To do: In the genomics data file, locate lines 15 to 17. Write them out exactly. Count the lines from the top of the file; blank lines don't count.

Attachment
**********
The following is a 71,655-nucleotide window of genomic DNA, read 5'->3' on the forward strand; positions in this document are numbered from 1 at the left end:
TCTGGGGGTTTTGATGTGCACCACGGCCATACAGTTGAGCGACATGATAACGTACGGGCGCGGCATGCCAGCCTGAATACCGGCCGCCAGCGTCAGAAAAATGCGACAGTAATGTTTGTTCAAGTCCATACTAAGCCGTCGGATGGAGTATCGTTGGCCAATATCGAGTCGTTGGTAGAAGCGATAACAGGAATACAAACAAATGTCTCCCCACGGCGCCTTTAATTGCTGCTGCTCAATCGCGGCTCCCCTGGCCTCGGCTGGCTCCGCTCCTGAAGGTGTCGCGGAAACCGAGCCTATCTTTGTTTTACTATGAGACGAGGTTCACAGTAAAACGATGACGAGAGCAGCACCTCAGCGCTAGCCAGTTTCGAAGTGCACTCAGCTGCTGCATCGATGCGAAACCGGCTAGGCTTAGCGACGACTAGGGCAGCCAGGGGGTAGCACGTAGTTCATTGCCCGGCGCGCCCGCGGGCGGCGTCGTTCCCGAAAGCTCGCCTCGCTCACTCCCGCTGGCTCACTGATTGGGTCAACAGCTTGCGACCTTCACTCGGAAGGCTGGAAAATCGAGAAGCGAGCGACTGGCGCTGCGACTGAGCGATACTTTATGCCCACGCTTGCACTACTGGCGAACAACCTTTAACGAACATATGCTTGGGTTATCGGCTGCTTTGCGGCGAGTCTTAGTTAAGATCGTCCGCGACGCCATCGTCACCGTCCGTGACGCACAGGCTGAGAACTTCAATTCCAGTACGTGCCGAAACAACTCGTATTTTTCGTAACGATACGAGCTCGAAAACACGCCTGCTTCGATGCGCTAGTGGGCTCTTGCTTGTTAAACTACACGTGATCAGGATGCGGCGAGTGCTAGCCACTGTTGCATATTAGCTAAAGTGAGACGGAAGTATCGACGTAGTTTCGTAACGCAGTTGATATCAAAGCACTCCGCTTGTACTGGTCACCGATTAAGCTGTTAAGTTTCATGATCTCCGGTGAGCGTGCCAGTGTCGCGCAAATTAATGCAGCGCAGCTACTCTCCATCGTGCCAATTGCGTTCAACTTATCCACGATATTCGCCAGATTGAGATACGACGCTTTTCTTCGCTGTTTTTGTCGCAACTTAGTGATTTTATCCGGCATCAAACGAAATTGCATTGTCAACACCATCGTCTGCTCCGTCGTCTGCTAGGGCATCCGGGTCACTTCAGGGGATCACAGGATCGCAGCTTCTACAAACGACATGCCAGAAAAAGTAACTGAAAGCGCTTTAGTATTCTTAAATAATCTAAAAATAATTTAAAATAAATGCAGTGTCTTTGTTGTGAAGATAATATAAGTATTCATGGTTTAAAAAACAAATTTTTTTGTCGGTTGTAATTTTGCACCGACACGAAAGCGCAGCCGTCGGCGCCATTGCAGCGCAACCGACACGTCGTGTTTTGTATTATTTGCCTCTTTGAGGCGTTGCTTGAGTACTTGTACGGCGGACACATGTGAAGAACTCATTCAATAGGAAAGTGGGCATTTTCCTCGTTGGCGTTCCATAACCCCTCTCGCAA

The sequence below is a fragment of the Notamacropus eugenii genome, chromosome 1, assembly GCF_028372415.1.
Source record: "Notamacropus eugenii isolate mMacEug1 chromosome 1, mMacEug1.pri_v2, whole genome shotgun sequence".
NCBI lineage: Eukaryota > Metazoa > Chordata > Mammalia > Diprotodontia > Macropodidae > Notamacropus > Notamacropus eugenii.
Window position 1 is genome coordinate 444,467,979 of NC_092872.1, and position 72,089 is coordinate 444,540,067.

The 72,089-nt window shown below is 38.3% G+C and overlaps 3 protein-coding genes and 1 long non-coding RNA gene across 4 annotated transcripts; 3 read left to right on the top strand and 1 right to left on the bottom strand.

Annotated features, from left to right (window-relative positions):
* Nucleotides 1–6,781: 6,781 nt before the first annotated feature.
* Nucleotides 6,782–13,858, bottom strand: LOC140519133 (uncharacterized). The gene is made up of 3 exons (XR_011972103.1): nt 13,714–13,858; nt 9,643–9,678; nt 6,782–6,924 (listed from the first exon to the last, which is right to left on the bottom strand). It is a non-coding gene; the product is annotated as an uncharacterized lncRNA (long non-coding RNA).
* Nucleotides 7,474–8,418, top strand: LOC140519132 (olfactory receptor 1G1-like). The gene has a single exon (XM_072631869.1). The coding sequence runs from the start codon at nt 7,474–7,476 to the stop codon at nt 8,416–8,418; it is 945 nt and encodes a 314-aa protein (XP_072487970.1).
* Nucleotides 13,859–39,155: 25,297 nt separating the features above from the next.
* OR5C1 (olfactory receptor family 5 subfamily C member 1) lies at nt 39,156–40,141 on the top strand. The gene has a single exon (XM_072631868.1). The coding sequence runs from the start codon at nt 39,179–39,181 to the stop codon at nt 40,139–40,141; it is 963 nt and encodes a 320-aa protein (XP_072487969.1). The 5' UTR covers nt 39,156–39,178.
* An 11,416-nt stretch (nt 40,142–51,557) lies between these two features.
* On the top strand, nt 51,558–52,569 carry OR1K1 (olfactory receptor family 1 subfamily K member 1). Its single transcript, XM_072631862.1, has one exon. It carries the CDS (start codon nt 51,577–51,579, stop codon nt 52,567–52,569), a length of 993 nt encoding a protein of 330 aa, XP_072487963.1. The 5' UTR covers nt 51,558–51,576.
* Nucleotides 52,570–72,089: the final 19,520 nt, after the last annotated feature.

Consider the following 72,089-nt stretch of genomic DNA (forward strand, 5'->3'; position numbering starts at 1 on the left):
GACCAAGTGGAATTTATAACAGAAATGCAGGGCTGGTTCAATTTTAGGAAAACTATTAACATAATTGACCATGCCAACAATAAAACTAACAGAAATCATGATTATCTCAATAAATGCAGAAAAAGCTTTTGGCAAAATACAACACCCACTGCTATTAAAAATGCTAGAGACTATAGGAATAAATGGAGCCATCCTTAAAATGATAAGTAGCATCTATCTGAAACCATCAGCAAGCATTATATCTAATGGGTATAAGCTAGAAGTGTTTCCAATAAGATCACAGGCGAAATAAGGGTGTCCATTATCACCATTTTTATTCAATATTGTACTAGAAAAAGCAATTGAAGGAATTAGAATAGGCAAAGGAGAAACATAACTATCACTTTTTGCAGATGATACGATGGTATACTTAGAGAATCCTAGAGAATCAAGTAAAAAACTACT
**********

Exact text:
* On the top strand, nt 51,558–52,569 carry OR1K1 (olfactory receptor family 1 subfamily K member 1). Its single transcript, XM_072631862.1, has one exon. It carries the CDS (start codon nt 51,577–51,579, stop codon nt 52,567–52,569), a length of 993 nt encoding a protein of 330 aa, XP_072487963.1. The 5' UTR covers nt 51,558–51,576.
* Nucleotides 52,570–72,089: the final 19,520 nt, after the last annotated feature.

Consider the following 72,089-nt stretch of genomic DNA (forward strand, 5'->3'; position numbering starts at 1 on the left):